Repeated methamphetamine treatment increases spine density in the nucleus accumbens of serotonin transporter knockout mice

Yoshiyuki Kasahara, Yasufumi Sakakibara, Takashi Hiratsuka, Yuki Moriya, Klaus Peter Lesch, F. Scott Hall, George R. Uhl, Ichiro Sora

Research output: Contribution to journalArticle

Abstract

Aim: Repeated psychostimulant drug treatment, including methamphetamine, in rodents readily produces behavioral sensitization, which reflects altered brain function caused by repeated drug exposure. Dendritic remodeling of medium spiny neurons in the nucleus accumbens is thought to be an essential mechanism underlying behavioral sensitization. We recently showed that chronic methamphetamine treatment did not produce behavioral sensitization in serotonin transporter knockout mice. Methods: In this study, we report the spine density of medium spiny neurons in the nucleus accumbens after repeated methamphetamine injection to examine morphological alterations in serotonin transporter knockout mice. Results: Golgi-COX staining clearly showed that the spine density of medium spiny neurons in the nucleus accumbens increased following repeated methamphetamine treatment in both wild-type and serotonin transporter knockout mice. Conclusions: Our results suggested that augmented serotonergic neurotransmission produced by serotonin transporter deletion prevents the development of behavioral sensitization in a manner that is independent of dendritic remodeling in the nucleus accumbens.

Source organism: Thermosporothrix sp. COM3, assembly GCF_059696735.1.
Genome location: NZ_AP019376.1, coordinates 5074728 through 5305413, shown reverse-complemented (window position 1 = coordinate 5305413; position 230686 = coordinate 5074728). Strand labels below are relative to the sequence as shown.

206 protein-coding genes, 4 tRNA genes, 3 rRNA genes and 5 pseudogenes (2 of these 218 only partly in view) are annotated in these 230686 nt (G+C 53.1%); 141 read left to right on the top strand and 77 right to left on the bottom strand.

Original languageEnglish
Pages (from-to)130-133
Number of pages4
JournalNeuropsychopharmacology Reports
Volume39
Issue number2
DOIs
Publication statusPublished - 2019

ASJC Scopus subject areas

  • Clinical Psychology
  • Pharmacology
  • Psychiatry and Mental health
  • Pharmacology (medical)

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